Sympathovagal Imbalance Contributes to Prehypertension Status and Cardiovascular Risks Attributed by Insulin Resistance, Inflammation, Dyslipidemia and Oxidative Stress in First Degree Relatives of Type 2 Diabetics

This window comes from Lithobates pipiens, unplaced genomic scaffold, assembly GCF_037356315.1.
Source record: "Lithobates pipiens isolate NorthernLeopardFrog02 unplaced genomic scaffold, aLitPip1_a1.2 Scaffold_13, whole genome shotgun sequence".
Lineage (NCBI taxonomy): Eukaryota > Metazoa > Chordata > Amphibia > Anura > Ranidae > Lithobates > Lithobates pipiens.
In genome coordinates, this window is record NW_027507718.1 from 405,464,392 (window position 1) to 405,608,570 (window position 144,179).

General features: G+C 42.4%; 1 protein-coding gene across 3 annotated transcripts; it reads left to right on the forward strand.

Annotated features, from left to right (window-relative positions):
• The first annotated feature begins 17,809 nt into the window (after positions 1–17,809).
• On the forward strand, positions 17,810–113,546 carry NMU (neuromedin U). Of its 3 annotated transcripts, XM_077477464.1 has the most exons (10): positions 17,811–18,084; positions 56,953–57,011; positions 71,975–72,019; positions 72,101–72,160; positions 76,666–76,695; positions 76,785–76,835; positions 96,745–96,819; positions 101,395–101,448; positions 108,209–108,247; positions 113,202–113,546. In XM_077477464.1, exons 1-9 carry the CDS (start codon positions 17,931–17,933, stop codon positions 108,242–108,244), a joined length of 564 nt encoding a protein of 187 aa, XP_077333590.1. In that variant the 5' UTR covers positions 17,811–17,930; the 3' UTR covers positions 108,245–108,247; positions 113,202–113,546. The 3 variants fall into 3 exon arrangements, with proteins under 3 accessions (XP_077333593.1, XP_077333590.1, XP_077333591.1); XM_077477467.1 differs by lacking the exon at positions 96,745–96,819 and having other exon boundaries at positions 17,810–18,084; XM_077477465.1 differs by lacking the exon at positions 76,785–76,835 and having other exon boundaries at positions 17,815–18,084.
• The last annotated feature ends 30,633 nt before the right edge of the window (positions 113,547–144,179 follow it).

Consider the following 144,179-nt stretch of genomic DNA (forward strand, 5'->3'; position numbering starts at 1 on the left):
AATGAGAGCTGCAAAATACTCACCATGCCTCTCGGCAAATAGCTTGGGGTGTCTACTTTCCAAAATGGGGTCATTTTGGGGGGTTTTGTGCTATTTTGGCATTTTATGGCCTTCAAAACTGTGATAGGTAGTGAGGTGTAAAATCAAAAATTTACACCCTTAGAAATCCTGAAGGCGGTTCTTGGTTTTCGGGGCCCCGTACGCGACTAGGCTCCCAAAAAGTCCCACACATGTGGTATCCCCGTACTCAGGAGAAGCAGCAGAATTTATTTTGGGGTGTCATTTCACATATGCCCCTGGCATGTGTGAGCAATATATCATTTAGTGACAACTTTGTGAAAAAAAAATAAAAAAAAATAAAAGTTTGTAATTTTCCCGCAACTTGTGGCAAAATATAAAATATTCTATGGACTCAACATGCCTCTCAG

AIMS To investigate the influence of a family history of Type 2 diabetes mellitus (T2DM) on resting heart rate variability in the absence of concomitant metabolic disorders. METHODS We studied 55 first-degree relatives (FDRs) of subjects with T2DM and 36 control subjects without any known family history of diabetes. FDRs were recruited from a University Hospital out-patient diabetes clinic. The protocol included: oral glucose tolerance test (30, 60, 90 and 120 min after ingestion of 75 g glucose) blood glucose, plasma insulin, cholesterol and subfractions, triglycerides, leptin and C-reactive protein. Heart rate variability (HRV) at rest was determined by spectral analysis of interbeat intervals recorded during 10 min in the supine position. RESULTS HRV was lower in FDRs compared with control subjects (P < 0.05). Multiple regression analysis identified cholesterol (P = 0.014) and triglycerides (P = 0.014) as significant independent predictors (model r = 0.40; P < 0.001) of HRV. Since FDRs had higher values for anthropometric and metabolic variables known to alter HRV, we performed an ancova adjusted for cholesterol and triglycerides and also another analysis in which the groups were comparable for anthropometric and metabolic characteristics. Comparison of FDRs and comparable control subjects revealed no significant difference in HRV (P > 0.05). CONCLUSIONS A family history of T2DM, in the absence of concomitant metabolic disorders, does not impair heart rate variability.